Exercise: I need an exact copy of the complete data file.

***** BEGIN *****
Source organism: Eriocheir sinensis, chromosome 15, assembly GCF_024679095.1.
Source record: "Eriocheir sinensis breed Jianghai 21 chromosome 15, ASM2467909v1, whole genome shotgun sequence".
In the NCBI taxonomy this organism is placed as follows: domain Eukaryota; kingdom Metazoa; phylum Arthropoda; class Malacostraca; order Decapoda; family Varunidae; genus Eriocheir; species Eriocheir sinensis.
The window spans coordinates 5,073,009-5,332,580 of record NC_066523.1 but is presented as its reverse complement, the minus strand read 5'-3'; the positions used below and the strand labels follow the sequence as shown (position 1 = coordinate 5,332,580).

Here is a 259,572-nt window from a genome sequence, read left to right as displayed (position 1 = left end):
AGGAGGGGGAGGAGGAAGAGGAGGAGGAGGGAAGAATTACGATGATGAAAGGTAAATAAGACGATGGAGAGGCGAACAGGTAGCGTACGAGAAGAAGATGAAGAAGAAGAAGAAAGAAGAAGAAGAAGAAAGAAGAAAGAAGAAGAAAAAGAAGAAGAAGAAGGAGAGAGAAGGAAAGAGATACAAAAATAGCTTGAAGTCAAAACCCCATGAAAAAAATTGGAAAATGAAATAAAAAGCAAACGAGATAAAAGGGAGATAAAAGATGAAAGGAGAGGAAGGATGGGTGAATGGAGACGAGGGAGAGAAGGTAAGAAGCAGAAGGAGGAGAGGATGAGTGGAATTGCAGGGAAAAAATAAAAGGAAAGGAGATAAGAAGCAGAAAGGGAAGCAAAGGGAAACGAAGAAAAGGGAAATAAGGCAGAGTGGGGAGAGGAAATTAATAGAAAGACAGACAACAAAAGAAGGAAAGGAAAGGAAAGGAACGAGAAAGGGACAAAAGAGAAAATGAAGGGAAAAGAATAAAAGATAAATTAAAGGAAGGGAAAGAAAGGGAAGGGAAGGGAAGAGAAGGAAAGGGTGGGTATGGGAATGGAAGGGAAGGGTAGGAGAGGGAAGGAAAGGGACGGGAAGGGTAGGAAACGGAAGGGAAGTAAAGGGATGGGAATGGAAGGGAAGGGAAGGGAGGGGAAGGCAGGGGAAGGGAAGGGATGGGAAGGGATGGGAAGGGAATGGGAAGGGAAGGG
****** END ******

Source organism: Eriocheir sinensis, chromosome 15, assembly GCF_024679095.1.
Source record: "Eriocheir sinensis breed Jianghai 21 chromosome 15, ASM2467909v1, whole genome shotgun sequence".
In the NCBI taxonomy this organism is placed as follows: domain Eukaryota; kingdom Metazoa; phylum Arthropoda; class Malacostraca; order Decapoda; family Varunidae; genus Eriocheir; species Eriocheir sinensis.
The window spans coordinates 5,073,009-5,332,580 of record NC_066523.1 but is presented as its reverse complement, the minus strand read 5'-3'; the positions used below and the strand labels follow the sequence as shown (position 1 = coordinate 5,332,580).

Here is a 259,572-nt window from a genome sequence, read left to right as displayed (position 1 = left end):
AGGAGGGGGAGGAGGAAGAGGAGGAGGAGGGAAGAATTACGATGATGAAAGGTAAATAAGACGATGGAGAGGCGAACAGGTAGCGTACGAGAAGAAGATGAAGAAGAAGAAGAAAGAAGAAGAAGAAGAAAGAAGAAAGAAGAAGAAAAAGAAGAAGAAGAAGGAGAGAGAAGGAAAGAGATACAAAAATAGCTTGAAGTCAAAACCCCATGAAAAAAATTGGAAAATGAAATAAAAAGCAAACGAGATAAAAGGGAGATAAAAGATGAAAGGAGAGGAAGGATGGGTGAATGGAGACGAGGGAGAGAAGGTAAGAAGCAGAAGGAGGAGAGGATGAGTGGAATTGCAGGGAAAAAATAAAAGGAAAGGAGATAAGAAGCAGAAAGGGAAGCAAAGGGAAACGAAGAAAAGGGAAATAAGGCAGAGTGGGGAGAGGAAATTAATAGAAAGACAGACAACAAAAGAAGGAAAGGAAAGGAAAGGAACGAGAAAGGGACAAAAGAGAAAATGAAGGGAAAAGAATAAAAGATAAATTAAAGGAAGGGAAAGAAAGGGAAGGGAAGGGAAGAGAAGGAAAGGGTGGGTATGGGAATGGAAGGGAAGGGTAGGAGAGGGAAGGAAAGGGACGGGAAGGGTAGGAAACGGAAGGGAAGTAAAGGGATGGGAATGGAAGGGAAGGGAAGGGAGGGGAAGGCAGGGGAAGGGAAGGGATGGGAAGGGATGGGAAGGGAATGGGAAGGGAAGGG